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Tuesday, January 31, 2012

More Extra__And Installing The HS85MG Servo On the Elevator

Last week I retired my beloved red Extra EXP, which has been my primary beater since wrecking my original blue Extra EXP. I have made so much progress with that plane. Whenever I would stick to just that plane for a week or so, I would always learn something new, or something I would be having trouble with would suddenly make sense.

I was so comfortable with this plane that I would try anything with it. For the longest time I thought the Edge and MXS were slightly better 3D planes, but once I started pushing the Extra deeper and deeper past the stall I learned how to get more out of her and she 3Ds better than I had ever dreamed. The learning process always seems to step up a notch when I fly the Extra.

Mostly I nailed down my precision a little better with this Extra, but I think she helped me raise my entire game. What a great airplane she was, but I had put so many hard flights on her it was time for something new.

I am especially pleased that she has a good new home with a guy stepping up from another brand, and will be flown hard daily.

Unfortunately I also trashed my blue MXS a few days later, so now I am down two planes with the flying season right around the corner, but the good news is my replacement red Extra EXP got here yesterday.

Today's ARFs, especially EXPs, are so nice and so complete that even a crash is not so bad any more. You hate to lose a good flying plane, but with a quality EXP you can be back in the air in a couple of days. Sure, some guys claim a couple of hours, but I don't know anyone who works that fast and doesn't have stuff falling off the plane.

This will be an in-progress kind of report. I may come back and update this report, or maybe even file a new one, but either way. I'll keep everyone up to date on how it's going with the latest Extra EXP build.

Installing the HS85MG Servo On The Elevator
The EXP series was designed to operate on the Hi tec HS65MG servos, but we soon found out with the quantum leap in airframe performance that we were asking too much for that servo on the elevator.  The MXS has always been set uyp to run the larger and more powerful HS85MG servo, though the Exta and Edge will benefit from that too.

The first step is to make sure that you do not move the servo output shaft forward or backwards. The push rods have a finite amount of threads, so if you get the servo in the wrong fore/aft location, you might end up with a push rod that is too long (fixable by snipping off a few threads) or too short (not fixable without a longer push rod).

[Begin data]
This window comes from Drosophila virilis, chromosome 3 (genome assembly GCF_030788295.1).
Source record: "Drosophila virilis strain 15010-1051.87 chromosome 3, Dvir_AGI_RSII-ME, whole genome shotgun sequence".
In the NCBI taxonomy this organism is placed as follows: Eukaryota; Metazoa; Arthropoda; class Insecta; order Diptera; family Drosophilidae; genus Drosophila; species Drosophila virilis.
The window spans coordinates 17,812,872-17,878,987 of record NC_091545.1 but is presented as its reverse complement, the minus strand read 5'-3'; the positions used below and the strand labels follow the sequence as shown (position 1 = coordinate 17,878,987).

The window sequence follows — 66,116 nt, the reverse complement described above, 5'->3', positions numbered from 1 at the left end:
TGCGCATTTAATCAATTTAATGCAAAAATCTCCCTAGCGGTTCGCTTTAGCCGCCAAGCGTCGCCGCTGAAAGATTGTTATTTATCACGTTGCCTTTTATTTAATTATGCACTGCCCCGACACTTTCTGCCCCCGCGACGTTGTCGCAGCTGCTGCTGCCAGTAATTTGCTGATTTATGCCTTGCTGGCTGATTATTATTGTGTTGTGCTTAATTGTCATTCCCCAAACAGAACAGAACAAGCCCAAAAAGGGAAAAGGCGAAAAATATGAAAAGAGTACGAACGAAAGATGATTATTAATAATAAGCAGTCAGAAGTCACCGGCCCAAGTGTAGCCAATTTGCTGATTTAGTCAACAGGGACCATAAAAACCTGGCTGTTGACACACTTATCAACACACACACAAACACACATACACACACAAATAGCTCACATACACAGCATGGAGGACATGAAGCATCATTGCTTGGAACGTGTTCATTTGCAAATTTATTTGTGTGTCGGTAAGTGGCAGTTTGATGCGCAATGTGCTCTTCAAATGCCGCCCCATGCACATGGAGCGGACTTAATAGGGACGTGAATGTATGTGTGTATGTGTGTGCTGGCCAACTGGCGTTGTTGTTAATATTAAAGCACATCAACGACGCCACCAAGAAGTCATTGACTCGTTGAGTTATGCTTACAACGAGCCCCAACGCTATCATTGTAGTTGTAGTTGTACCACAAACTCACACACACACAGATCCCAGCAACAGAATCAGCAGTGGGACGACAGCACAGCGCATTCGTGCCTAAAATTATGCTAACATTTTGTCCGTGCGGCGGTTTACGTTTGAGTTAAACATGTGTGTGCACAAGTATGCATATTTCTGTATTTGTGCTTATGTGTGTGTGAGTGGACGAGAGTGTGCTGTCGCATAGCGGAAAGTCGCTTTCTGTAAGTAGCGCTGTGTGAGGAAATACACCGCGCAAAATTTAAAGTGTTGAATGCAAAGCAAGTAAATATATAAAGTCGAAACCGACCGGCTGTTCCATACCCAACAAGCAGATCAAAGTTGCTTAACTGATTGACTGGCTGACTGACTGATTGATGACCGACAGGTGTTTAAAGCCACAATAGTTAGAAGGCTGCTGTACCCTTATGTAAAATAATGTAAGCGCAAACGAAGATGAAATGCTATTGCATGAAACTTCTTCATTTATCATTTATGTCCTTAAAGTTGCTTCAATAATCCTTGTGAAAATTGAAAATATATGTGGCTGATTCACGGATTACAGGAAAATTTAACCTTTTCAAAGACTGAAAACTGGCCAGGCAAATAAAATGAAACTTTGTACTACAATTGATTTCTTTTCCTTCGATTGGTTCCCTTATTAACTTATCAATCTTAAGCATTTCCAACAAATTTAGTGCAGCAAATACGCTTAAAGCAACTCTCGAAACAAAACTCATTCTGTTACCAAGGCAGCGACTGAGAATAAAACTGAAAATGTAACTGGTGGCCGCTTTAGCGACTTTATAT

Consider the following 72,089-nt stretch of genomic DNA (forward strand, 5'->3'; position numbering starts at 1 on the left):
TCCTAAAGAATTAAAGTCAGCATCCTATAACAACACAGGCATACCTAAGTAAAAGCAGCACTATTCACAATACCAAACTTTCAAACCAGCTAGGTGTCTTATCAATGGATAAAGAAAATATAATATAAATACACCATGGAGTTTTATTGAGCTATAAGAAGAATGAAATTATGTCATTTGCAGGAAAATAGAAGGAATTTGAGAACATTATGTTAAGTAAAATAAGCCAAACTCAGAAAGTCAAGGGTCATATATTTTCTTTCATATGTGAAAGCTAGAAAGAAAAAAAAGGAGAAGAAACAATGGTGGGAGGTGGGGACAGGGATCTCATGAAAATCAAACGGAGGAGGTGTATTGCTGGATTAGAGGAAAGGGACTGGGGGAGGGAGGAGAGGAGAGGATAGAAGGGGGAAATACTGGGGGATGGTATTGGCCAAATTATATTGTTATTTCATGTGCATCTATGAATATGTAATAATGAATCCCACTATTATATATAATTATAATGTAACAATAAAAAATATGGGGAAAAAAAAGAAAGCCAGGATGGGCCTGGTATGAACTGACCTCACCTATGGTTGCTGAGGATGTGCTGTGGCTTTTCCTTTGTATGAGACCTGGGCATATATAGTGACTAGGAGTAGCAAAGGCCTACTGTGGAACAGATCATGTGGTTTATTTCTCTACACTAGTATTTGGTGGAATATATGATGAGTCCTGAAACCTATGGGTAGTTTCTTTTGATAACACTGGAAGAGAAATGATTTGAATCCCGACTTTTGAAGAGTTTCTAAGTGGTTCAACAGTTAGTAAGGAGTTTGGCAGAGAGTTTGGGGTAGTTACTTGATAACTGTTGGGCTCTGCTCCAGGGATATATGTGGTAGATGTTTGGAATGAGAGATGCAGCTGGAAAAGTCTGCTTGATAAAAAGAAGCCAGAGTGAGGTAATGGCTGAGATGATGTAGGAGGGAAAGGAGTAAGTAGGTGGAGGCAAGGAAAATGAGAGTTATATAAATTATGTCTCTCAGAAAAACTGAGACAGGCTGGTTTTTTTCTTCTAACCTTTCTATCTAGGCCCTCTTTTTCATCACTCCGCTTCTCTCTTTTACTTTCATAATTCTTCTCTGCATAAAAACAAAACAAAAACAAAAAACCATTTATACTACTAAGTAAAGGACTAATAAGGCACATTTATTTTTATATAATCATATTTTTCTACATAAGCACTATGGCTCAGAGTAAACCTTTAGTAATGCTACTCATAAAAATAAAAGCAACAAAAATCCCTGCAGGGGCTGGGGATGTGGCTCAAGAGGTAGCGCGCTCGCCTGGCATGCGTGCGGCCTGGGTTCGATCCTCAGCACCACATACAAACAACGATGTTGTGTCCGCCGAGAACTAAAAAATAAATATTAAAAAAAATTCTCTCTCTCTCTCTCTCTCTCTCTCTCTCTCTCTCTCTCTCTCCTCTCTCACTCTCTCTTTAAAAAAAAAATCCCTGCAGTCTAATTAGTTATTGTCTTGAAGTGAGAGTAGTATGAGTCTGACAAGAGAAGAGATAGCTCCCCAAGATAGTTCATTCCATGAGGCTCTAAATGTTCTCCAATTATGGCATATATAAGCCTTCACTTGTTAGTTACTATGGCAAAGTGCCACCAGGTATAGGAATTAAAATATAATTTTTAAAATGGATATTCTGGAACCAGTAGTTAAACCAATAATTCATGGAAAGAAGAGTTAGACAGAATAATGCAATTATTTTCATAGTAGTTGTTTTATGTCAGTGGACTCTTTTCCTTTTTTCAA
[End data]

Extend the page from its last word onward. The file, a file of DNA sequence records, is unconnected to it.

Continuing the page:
Drop an HS65MG into the elevator servo hole, and mark the location of the servo output shaft on the fuselage with a magic market or felt pen. When you install the 85MG, you want the servo output shaft to line up with the mark you just make.

Next, line the 85MG up over the hole and guesstimate how much you will have to cut the opening to make the servo fit in the proper fore/aft location. As you can see, I simply laid the servo over the hole and then cut away the covering. From here we got lucky because to keep the output shaft in the same place, we just need to open the servo hole rearwards.

Now that the fore/aft location is locked in, let's drop the servo down. We do this for two reasons: first is that the servo is too wide to fit, and second, we need more space away from the stabilizer so the large Dubro servo arm we are going to use has clearance and doesn't rub on the bottom of the stab.

Here I use a straight edge to cut a straight line, and then I go back and drive the blade in deep. You can see there is a balsa block on the fuselage bottom and that needs to be relieved so the servo will sit down.

I tried really hard to get a good picture but this was the best I could do. You can see how I notched out the balsa block fuselage bottom and now the servo sits low enough. Seal all the covering edges down with a trim iron, and on mine I ran some CA in to seal the wood and lock the edges of the covering down. 

Lastly, here is the finished servo installation. You will have to dry fit the stab and servo with Dubro arm installed to make sure you have enough clearance, but I've done these before and I am confident opening the hole downward enough to get the servo in also drops it down enough.

One final trick is to push the servo as rearward as it will go in the servo hole. You probably won't get it absolutely perfect and will have a little slop, so move that servo backwards and that means you will have to turn the ball link further onto the push rod to get the elevator centered. One or two or three more threads going into the ball link is more margin against the push rod pulling out. You might even need to snip a thread of two off, but that's a lot better than not having enough threads on something like the elevator.